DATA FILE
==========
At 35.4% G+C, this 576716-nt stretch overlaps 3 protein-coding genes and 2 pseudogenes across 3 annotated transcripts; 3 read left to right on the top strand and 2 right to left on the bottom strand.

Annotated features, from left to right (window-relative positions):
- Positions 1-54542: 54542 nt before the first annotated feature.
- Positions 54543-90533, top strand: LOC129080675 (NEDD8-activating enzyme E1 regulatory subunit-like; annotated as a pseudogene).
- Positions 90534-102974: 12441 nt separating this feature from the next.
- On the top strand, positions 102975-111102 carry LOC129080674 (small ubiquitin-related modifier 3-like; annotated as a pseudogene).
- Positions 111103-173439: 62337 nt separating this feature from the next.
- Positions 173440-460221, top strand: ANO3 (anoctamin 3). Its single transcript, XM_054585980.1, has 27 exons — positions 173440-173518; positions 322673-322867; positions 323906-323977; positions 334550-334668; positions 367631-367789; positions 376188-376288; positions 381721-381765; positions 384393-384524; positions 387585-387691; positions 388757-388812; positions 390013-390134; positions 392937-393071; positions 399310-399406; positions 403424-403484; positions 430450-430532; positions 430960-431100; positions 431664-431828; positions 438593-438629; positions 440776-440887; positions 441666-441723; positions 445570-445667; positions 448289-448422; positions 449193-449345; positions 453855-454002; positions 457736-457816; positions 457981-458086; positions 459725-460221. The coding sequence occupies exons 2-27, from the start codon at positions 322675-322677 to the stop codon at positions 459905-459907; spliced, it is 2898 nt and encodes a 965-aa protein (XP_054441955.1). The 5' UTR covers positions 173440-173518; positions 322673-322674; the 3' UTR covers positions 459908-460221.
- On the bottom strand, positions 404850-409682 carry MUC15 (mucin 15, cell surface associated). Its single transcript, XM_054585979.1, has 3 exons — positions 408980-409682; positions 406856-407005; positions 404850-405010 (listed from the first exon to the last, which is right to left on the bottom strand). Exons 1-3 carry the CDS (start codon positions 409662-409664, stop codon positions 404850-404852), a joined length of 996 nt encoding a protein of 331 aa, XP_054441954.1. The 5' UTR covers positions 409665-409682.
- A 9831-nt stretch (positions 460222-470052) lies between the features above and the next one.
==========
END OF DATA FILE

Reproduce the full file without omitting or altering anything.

At 35.4% G+C, this 576716-nt stretch overlaps 3 protein-coding genes and 2 pseudogenes across 3 annotated transcripts; 3 read left to right on the top strand and 2 right to left on the bottom strand.

Annotated features, from left to right (window-relative positions):
- Positions 1-54542: 54542 nt before the first annotated feature.
- Positions 54543-90533, top strand: LOC129080675 (NEDD8-activating enzyme E1 regulatory subunit-like; annotated as a pseudogene).
- Positions 90534-102974: 12441 nt separating this feature from the next.
- On the top strand, positions 102975-111102 carry LOC129080674 (small ubiquitin-related modifier 3-like; annotated as a pseudogene).
- Positions 111103-173439: 62337 nt separating this feature from the next.
- Positions 173440-460221, top strand: ANO3 (anoctamin 3). Its single transcript, XM_054585980.1, has 27 exons — positions 173440-173518; positions 322673-322867; positions 323906-323977; positions 334550-334668; positions 367631-367789; positions 376188-376288; positions 381721-381765; positions 384393-384524; positions 387585-387691; positions 388757-388812; positions 390013-390134; positions 392937-393071; positions 399310-399406; positions 403424-403484; positions 430450-430532; positions 430960-431100; positions 431664-431828; positions 438593-438629; positions 440776-440887; positions 441666-441723; positions 445570-445667; positions 448289-448422; positions 449193-449345; positions 453855-454002; positions 457736-457816; positions 457981-458086; positions 459725-460221. The coding sequence occupies exons 2-27, from the start codon at positions 322675-322677 to the stop codon at positions 459905-459907; spliced, it is 2898 nt and encodes a 965-aa protein (XP_054441955.1). The 5' UTR covers positions 173440-173518; positions 322673-322674; the 3' UTR covers positions 459908-460221.
- On the bottom strand, positions 404850-409682 carry MUC15 (mucin 15, cell surface associated). Its single transcript, XM_054585979.1, has 3 exons — positions 408980-409682; positions 406856-407005; positions 404850-405010 (listed from the first exon to the last, which is right to left on the bottom strand). Exons 1-3 carry the CDS (start codon positions 409662-409664, stop codon positions 404850-404852), a joined length of 996 nt encoding a protein of 331 aa, XP_054441954.1. The 5' UTR covers positions 409665-409682.
- A 9831-nt stretch (positions 460222-470052) lies between the features above and the next one.